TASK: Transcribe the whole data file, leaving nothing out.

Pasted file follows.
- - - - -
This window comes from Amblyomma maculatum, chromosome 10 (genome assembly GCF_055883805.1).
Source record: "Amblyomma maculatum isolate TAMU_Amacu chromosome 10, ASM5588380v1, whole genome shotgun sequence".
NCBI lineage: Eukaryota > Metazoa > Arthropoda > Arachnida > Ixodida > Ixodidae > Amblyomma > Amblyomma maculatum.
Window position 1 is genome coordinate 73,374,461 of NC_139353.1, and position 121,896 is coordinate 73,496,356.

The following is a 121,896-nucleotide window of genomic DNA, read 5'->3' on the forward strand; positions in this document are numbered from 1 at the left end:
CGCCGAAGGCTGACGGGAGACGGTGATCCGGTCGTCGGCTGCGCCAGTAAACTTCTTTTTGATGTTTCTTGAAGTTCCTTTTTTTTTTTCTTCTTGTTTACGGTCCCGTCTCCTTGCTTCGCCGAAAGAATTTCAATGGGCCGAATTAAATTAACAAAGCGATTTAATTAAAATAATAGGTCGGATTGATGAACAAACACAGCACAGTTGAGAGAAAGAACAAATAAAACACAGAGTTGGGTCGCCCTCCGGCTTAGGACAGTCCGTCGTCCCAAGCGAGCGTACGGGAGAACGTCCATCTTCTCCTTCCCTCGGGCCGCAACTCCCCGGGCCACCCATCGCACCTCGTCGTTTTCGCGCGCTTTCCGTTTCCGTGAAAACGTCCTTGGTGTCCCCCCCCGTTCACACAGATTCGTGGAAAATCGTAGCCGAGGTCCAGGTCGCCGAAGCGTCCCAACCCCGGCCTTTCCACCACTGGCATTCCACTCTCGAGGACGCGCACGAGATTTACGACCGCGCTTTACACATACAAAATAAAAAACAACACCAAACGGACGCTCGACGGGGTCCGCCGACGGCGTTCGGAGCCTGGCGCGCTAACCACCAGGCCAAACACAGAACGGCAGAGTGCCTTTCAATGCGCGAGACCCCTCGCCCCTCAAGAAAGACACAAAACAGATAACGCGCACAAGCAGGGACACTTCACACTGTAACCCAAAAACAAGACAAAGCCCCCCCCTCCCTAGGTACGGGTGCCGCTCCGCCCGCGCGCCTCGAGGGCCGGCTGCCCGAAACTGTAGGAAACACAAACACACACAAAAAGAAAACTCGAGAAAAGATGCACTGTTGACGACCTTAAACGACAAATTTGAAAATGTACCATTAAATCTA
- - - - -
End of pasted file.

This window comes from Amblyomma maculatum, chromosome 10 (genome assembly GCF_055883805.1).
Source record: "Amblyomma maculatum isolate TAMU_Amacu chromosome 10, ASM5588380v1, whole genome shotgun sequence".
NCBI lineage: Eukaryota > Metazoa > Arthropoda > Arachnida > Ixodida > Ixodidae > Amblyomma > Amblyomma maculatum.
Window position 1 is genome coordinate 73,374,461 of NC_139353.1, and position 121,896 is coordinate 73,496,356.

The following is a 121,896-nucleotide window of genomic DNA, read 5'->3' on the forward strand; positions in this document are numbered from 1 at the left end:
CGCCGAAGGCTGACGGGAGACGGTGATCCGGTCGTCGGCTGCGCCAGTAAACTTCTTTTTGATGTTTCTTGAAGTTCCTTTTTTTTTTTCTTCTTGTTTACGGTCCCGTCTCCTTGCTTCGCCGAAAGAATTTCAATGGGCCGAATTAAATTAACAAAGCGATTTAATTAAAATAATAGGTCGGATTGATGAACAAACACAGCACAGTTGAGAGAAAGAACAAATAAAACACAGAGTTGGGTCGCCCTCCGGCTTAGGACAGTCCGTCGTCCCAAGCGAGCGTACGGGAGAACGTCCATCTTCTCCTTCCCTCGGGCCGCAACTCCCCGGGCCACCCATCGCACCTCGTCGTTTTCGCGCGCTTTCCGTTTCCGTGAAAACGTCCTTGGTGTCCCCCCCCGTTCACACAGATTCGTGGAAAATCGTAGCCGAGGTCCAGGTCGCCGAAGCGTCCCAACCCCGGCCTTTCCACCACTGGCATTCCACTCTCGAGGACGCGCACGAGATTTACGACCGCGCTTTACACATACAAAATAAAAAACAACACCAAACGGACGCTCGACGGGGTCCGCCGACGGCGTTCGGAGCCTGGCGCGCTAACCACCAGGCCAAACACAGAACGGCAGAGTGCCTTTCAATGCGCGAGACCCCTCGCCCCTCAAGAAAGACACAAAACAGATAACGCGCACAAGCAGGGACACTTCACACTGTAACCCAAAAACAAGACAAAGCCCCCCCCTCCCTAGGTACGGGTGCCGCTCCGCCCGCGCGCCTCGAGGGCCGGCTGCCCGAAACTGTAGGAAACACAAACACACACAAAAAGAAAACTCGAGAAAAGATGCACTGTTGACGACCTTAAACGACAAATTTGAAAATGTACCATTAAATCTA